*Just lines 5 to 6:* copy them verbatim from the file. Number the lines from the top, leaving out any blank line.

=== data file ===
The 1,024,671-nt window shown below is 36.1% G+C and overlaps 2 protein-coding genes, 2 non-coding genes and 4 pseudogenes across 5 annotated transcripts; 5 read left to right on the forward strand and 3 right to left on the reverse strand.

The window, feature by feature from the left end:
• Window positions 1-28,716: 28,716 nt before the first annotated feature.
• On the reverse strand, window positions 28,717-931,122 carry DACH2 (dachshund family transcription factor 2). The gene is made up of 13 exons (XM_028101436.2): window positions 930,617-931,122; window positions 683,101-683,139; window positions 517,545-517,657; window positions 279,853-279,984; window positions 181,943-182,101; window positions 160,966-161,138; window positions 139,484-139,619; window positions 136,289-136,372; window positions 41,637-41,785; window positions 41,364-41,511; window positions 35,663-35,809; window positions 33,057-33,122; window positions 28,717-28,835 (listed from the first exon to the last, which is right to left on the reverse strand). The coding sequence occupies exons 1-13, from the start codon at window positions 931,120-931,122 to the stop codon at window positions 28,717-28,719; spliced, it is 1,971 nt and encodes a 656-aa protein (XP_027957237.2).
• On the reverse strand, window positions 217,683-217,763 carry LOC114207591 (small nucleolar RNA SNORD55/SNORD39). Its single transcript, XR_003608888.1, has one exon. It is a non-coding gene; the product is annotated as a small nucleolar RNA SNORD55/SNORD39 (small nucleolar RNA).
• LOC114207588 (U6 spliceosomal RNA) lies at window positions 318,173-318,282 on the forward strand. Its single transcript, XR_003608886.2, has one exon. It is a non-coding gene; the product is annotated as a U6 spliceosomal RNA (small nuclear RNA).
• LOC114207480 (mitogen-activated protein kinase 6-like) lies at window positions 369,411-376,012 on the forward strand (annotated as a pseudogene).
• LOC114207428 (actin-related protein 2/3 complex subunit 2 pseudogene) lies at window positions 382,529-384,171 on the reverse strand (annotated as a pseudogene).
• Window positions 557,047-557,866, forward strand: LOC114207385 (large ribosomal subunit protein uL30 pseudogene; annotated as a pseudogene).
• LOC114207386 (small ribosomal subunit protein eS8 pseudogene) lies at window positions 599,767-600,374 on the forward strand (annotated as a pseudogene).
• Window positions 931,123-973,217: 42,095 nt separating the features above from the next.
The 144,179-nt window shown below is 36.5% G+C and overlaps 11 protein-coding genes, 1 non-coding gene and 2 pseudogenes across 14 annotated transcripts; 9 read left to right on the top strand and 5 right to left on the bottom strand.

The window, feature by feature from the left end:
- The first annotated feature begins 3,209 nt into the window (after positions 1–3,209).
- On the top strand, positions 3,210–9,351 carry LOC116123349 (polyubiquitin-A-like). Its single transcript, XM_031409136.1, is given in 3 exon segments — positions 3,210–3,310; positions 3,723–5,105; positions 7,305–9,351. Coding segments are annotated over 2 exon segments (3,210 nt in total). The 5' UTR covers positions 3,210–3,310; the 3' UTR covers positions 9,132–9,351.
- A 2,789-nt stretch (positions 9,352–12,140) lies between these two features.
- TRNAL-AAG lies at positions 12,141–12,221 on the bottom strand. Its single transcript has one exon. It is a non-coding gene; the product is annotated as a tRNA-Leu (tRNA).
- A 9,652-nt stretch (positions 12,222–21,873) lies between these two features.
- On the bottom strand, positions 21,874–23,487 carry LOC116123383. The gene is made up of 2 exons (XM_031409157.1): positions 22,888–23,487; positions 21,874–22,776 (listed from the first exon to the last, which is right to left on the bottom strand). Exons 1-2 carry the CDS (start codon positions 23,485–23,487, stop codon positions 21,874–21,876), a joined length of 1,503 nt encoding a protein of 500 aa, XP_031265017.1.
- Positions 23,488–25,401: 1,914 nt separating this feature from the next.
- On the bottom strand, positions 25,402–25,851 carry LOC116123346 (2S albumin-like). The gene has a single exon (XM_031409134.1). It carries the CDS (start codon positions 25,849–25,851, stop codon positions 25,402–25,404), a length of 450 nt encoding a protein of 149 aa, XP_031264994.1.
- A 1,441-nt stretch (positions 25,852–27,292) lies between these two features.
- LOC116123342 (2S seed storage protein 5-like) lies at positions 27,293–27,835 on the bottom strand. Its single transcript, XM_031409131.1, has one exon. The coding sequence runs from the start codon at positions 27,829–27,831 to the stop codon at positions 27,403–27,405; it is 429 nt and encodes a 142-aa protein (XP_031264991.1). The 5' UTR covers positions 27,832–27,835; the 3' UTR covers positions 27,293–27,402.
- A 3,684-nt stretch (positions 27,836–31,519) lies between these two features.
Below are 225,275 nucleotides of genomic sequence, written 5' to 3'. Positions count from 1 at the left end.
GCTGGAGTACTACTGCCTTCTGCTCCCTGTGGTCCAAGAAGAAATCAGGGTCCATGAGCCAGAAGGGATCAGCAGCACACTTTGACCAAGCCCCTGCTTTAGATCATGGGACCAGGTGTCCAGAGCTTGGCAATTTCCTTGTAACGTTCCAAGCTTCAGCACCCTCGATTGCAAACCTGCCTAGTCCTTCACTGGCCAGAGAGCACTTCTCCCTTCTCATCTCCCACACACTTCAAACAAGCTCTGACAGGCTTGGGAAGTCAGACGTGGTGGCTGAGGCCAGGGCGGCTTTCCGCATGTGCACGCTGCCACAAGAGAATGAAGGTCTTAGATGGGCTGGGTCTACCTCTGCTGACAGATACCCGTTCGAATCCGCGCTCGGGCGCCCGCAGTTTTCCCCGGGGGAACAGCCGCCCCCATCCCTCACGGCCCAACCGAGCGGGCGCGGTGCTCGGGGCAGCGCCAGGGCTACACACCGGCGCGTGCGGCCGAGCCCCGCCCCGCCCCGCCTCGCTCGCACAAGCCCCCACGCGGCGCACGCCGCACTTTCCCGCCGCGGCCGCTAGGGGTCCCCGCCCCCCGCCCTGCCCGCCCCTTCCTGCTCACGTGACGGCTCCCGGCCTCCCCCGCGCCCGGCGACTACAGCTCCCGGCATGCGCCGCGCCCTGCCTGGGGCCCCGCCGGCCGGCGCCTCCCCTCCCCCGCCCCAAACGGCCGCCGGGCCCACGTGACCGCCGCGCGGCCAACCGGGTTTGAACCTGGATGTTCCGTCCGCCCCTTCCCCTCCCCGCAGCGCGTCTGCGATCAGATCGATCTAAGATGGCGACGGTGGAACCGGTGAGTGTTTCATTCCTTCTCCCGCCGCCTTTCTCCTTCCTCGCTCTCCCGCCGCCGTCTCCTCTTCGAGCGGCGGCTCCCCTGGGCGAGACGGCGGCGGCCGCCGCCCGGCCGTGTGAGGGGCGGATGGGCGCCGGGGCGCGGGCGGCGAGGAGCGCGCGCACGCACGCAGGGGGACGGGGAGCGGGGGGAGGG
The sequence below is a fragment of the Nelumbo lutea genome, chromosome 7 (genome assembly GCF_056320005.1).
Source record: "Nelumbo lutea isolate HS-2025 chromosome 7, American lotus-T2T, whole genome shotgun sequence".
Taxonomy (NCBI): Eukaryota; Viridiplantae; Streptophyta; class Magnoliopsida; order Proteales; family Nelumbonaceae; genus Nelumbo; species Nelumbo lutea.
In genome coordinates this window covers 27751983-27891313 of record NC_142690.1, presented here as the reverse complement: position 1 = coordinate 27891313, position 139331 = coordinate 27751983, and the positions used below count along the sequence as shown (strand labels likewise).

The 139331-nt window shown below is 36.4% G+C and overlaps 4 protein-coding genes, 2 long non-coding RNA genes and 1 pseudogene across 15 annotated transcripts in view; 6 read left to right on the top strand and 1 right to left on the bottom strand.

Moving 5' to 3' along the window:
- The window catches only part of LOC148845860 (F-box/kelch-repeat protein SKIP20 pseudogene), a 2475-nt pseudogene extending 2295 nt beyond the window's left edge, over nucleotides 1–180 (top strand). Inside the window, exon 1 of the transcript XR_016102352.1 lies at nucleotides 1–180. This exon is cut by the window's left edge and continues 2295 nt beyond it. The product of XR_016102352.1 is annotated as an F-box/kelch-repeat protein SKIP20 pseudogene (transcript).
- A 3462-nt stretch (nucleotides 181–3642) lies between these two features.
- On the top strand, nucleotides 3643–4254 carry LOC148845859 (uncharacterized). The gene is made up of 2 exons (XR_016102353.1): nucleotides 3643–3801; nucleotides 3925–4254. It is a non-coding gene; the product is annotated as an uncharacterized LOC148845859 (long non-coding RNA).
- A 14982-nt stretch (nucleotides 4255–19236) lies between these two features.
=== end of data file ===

• On the reverse strand, window positions 217,683-217,763 carry LOC114207591 (small nucleolar RNA SNORD55/SNORD39). Its single transcript, XR_003608888.1, has one exon. It is a non-coding gene; the product is annotated as a small nucleolar RNA SNORD55/SNORD39 (small nucleolar RNA).
• LOC114207588 (U6 spliceosomal RNA) lies at window positions 318,173-318,282 on the forward strand. Its single transcript, XR_003608886.2, has one exon. It is a non-coding gene; the product is annotated as a U6 spliceosomal RNA (small nuclear RNA).